"Everything that we learn about how materials are structured and how chemicals react at the nanolevel can help us in our quest to design a better and more sustainable future," Rose says.
Many art conservators and historians have tried over the years to use traditional optical and electron microscopes to determine whether Picasso or one of his contemporaries was the first to break with the cultural tradition of professional painters using expensive paints designed specifically for their craft. Those art world detectives all failed, because traditional tools wouldn’t let them see deeply enough into the layers of paint or with enough resolution to distinguish between store-bought enamel paint and techniques designed to mimic its appearance.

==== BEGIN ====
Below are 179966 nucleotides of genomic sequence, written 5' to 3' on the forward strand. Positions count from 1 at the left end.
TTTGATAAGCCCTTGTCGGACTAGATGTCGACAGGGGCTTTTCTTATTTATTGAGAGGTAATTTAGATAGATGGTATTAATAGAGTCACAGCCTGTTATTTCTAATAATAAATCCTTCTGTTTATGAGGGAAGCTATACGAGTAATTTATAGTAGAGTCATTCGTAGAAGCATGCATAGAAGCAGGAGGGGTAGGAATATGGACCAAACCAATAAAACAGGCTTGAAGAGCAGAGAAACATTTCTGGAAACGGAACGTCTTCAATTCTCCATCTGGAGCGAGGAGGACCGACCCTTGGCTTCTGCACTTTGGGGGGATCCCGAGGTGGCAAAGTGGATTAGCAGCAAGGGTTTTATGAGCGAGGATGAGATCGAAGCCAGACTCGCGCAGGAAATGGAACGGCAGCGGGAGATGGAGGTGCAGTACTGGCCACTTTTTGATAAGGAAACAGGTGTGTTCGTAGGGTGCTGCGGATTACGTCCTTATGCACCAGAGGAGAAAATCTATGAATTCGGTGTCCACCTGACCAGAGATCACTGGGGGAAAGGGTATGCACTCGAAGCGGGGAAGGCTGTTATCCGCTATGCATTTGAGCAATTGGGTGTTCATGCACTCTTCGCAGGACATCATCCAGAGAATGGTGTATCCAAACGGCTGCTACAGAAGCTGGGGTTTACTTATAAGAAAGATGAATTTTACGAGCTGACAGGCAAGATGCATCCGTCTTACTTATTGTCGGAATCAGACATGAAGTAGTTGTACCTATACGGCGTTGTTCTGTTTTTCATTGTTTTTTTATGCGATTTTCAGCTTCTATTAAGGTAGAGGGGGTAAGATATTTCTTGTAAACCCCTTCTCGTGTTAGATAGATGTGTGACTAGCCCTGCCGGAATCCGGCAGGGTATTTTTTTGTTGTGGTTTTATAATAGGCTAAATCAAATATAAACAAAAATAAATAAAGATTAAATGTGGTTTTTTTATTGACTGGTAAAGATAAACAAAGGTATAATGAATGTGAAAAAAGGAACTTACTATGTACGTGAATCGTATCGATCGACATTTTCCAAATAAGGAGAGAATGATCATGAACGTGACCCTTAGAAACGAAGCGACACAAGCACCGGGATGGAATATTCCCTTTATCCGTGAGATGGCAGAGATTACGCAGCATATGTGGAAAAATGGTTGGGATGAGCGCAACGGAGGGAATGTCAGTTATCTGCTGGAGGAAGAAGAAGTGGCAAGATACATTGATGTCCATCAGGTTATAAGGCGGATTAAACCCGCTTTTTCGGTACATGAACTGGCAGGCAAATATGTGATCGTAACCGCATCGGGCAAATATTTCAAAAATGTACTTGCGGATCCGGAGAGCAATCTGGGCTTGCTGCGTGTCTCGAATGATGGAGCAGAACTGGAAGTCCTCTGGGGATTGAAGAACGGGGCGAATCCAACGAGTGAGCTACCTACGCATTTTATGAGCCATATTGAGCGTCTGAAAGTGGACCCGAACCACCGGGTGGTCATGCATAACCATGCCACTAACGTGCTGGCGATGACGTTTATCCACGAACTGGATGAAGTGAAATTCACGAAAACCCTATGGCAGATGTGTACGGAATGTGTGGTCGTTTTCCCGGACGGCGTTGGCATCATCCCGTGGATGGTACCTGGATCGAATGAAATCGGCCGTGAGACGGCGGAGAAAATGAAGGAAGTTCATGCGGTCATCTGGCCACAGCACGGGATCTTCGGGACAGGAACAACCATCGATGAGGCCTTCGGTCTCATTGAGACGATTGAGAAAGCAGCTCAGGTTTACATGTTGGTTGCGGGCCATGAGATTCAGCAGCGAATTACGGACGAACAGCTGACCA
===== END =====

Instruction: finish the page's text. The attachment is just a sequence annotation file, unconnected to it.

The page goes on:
"Appearances can deceive, so this is where art can benefit from scientific research," says Francesca Casadio, senior conservator scientist at the Art Institute of Chicago, and co-lead author on the result publication. "We needed to reverse-engineer the paint so that we could figure out if there was a fingerprint that we could then go look for in the pictures around the world that are suspected to be painted with Ripolin, the first commercial brand of house paint."
Just as criminals leave a signature at a crime scene, each batch of paint has a chemical signature determined by its ingredients and impurities from the area and time period it was made. These signatures can’t be imitated and lie in the nanoscale range.
Yet until now, it was difficult to differentiate the chemical components of the paint pigments from the chemical components in the binders, fillers, other additives and contaminates that were mixed in with the pigments or layered on top of them. Only the nanoprobe at the APS/CNM can distinguish that level of detail: elemental composition and nanoscale distribution of elements within individualized submicrometeric pigment particles.